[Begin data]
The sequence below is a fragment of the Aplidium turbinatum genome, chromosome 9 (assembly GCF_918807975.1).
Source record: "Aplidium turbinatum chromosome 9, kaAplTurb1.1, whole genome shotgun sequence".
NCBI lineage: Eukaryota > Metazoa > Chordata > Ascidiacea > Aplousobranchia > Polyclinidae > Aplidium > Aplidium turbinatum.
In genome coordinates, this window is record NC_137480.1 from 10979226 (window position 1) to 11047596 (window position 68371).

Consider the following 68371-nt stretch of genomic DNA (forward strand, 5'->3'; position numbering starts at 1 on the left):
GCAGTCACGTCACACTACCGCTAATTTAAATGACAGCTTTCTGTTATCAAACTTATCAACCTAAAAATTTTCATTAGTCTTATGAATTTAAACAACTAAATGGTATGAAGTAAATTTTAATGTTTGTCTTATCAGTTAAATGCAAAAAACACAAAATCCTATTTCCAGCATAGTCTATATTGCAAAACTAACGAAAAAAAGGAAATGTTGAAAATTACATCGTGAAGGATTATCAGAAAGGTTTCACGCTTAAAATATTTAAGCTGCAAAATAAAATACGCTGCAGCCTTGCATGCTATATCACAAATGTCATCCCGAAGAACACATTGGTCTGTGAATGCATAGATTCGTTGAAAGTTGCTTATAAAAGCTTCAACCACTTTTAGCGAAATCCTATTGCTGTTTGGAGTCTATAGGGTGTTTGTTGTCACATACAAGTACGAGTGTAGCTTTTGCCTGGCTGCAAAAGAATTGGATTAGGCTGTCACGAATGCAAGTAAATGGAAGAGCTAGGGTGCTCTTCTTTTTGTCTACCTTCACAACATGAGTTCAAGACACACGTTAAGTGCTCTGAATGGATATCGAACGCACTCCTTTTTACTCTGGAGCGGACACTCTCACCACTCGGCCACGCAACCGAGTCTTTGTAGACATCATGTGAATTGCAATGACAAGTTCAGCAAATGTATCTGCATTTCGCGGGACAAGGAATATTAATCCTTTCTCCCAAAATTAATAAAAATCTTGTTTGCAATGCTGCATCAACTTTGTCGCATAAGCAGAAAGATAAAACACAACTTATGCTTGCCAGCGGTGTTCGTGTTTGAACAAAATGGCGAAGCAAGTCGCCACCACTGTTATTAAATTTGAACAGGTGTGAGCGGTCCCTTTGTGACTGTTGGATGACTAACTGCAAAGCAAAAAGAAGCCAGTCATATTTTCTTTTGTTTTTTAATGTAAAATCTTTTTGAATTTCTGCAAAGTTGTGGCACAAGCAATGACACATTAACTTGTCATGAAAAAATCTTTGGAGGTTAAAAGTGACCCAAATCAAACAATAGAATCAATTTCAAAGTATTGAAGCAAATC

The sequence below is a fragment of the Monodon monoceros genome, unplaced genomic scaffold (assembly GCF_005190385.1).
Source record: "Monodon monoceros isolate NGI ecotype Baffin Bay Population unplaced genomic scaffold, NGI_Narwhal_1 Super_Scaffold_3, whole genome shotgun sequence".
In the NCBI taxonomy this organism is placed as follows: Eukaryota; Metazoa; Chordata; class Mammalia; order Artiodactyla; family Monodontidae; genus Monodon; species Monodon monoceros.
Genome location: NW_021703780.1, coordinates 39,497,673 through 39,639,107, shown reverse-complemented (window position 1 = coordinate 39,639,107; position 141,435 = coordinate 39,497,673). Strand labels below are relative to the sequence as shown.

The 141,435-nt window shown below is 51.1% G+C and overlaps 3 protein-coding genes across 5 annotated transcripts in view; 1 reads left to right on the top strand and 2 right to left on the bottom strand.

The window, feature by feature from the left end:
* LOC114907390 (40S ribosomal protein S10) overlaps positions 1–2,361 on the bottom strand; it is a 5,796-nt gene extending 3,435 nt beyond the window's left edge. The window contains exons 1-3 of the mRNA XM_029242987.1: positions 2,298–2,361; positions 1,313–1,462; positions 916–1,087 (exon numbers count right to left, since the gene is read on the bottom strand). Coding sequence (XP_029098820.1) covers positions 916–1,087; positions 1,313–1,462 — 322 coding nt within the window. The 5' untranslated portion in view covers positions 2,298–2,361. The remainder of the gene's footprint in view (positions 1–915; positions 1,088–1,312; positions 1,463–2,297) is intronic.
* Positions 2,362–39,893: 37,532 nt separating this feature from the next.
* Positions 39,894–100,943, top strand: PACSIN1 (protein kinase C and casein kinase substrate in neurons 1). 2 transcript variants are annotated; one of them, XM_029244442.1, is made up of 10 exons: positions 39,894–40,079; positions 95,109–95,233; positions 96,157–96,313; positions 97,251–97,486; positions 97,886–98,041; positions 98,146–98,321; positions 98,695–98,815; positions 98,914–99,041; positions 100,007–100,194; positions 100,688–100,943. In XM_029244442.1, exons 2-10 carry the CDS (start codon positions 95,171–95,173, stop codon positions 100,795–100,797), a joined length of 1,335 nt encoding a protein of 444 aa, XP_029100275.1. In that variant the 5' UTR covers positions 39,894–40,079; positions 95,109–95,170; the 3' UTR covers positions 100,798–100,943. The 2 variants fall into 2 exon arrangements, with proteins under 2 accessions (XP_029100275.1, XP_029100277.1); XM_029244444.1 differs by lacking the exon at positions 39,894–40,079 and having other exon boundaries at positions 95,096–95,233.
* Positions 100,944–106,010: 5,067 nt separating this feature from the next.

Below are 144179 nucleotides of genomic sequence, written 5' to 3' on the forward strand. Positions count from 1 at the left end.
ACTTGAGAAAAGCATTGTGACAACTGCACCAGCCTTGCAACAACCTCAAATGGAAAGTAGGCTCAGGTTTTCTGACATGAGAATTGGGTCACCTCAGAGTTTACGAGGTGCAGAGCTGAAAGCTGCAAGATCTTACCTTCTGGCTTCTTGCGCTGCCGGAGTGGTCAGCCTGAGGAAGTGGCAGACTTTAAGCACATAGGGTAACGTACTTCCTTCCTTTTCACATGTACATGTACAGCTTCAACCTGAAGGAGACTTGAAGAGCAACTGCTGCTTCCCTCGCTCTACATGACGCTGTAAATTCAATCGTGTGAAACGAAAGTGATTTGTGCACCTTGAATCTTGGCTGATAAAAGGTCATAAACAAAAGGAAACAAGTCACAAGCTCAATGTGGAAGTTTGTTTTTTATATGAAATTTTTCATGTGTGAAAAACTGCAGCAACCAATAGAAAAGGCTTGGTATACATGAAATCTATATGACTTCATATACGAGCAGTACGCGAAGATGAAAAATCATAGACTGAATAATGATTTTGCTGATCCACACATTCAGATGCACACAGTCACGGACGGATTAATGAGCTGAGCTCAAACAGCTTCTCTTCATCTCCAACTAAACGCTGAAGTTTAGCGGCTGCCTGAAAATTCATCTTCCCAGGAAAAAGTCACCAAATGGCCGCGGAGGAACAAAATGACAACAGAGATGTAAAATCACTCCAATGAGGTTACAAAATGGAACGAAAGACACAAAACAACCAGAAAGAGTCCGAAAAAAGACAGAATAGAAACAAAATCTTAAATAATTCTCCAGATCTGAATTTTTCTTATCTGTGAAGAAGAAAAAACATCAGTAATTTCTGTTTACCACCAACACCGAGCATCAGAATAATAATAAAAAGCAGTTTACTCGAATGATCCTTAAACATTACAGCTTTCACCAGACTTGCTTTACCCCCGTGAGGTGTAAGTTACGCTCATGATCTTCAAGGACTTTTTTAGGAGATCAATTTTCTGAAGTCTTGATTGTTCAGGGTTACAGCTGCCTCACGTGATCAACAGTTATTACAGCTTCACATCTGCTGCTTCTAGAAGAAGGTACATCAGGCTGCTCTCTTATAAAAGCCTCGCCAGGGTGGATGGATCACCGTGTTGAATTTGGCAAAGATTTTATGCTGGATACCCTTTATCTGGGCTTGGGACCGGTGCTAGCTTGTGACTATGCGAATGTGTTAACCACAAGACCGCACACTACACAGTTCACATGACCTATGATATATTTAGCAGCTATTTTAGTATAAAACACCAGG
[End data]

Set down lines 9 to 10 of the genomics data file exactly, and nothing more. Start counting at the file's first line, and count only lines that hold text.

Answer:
In the NCBI taxonomy this organism is placed as follows: Eukaryota; Metazoa; Chordata; class Mammalia; order Artiodactyla; family Monodontidae; genus Monodon; species Monodon monoceros.
Genome location: NW_021703780.1, coordinates 39,497,673 through 39,639,107, shown reverse-complemented (window position 1 = coordinate 39,639,107; position 141,435 = coordinate 39,497,673). Strand labels below are relative to the sequence as shown.